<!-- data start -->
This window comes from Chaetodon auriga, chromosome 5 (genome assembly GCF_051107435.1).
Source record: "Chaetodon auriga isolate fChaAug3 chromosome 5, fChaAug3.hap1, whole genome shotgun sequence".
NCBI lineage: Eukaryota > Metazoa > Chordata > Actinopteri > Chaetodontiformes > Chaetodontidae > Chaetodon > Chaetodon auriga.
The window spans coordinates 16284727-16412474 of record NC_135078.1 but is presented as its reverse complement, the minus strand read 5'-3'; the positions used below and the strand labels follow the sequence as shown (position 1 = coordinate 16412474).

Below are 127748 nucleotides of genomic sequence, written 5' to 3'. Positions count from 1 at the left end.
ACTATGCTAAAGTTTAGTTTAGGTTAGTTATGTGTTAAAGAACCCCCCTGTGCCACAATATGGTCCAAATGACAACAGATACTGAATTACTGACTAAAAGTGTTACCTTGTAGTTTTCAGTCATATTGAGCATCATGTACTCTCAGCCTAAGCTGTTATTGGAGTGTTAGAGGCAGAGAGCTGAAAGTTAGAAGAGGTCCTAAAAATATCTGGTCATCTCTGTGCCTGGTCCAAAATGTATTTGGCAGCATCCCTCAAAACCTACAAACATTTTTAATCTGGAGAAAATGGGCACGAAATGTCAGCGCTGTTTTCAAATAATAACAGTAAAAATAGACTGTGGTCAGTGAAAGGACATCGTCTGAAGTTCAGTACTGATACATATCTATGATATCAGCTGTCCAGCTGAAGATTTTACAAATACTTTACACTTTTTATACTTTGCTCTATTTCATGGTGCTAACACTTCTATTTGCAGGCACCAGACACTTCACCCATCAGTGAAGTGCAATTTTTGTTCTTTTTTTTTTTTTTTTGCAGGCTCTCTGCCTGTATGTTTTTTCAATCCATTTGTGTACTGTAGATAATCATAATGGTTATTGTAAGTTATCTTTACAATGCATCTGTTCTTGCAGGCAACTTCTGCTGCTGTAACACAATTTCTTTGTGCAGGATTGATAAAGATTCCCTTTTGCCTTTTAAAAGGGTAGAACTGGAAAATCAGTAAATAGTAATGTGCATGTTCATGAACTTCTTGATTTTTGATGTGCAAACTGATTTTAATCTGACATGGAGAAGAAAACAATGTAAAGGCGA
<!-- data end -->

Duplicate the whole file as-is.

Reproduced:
This window comes from Chaetodon auriga, chromosome 5 (genome assembly GCF_051107435.1).
Source record: "Chaetodon auriga isolate fChaAug3 chromosome 5, fChaAug3.hap1, whole genome shotgun sequence".
NCBI lineage: Eukaryota > Metazoa > Chordata > Actinopteri > Chaetodontiformes > Chaetodontidae > Chaetodon > Chaetodon auriga.
The window spans coordinates 16284727-16412474 of record NC_135078.1 but is presented as its reverse complement, the minus strand read 5'-3'; the positions used below and the strand labels follow the sequence as shown (position 1 = coordinate 16412474).

Below are 127748 nucleotides of genomic sequence, written 5' to 3'. Positions count from 1 at the left end.
ACTATGCTAAAGTTTAGTTTAGGTTAGTTATGTGTTAAAGAACCCCCCTGTGCCACAATATGGTCCAAATGACAACAGATACTGAATTACTGACTAAAAGTGTTACCTTGTAGTTTTCAGTCATATTGAGCATCATGTACTCTCAGCCTAAGCTGTTATTGGAGTGTTAGAGGCAGAGAGCTGAAAGTTAGAAGAGGTCCTAAAAATATCTGGTCATCTCTGTGCCTGGTCCAAAATGTATTTGGCAGCATCCCTCAAAACCTACAAACATTTTTAATCTGGAGAAAATGGGCACGAAATGTCAGCGCTGTTTTCAAATAATAACAGTAAAAATAGACTGTGGTCAGTGAAAGGACATCGTCTGAAGTTCAGTACTGATACATATCTATGATATCAGCTGTCCAGCTGAAGATTTTACAAATACTTTACACTTTTTATACTTTGCTCTATTTCATGGTGCTAACACTTCTATTTGCAGGCACCAGACACTTCACCCATCAGTGAAGTGCAATTTTTGTTCTTTTTTTTTTTTTTTTGCAGGCTCTCTGCCTGTATGTTTTTTCAATCCATTTGTGTACTGTAGATAATCATAATGGTTATTGTAAGTTATCTTTACAATGCATCTGTTCTTGCAGGCAACTTCTGCTGCTGTAACACAATTTCTTTGTGCAGGATTGATAAAGATTCCCTTTTGCCTTTTAAAAGGGTAGAACTGGAAAATCAGTAAATAGTAATGTGCATGTTCATGAACTTCTTGATTTTTGATGTGCAAACTGATTTTAATCTGACATGGAGAAGAAAACAATGTAAAGGCGA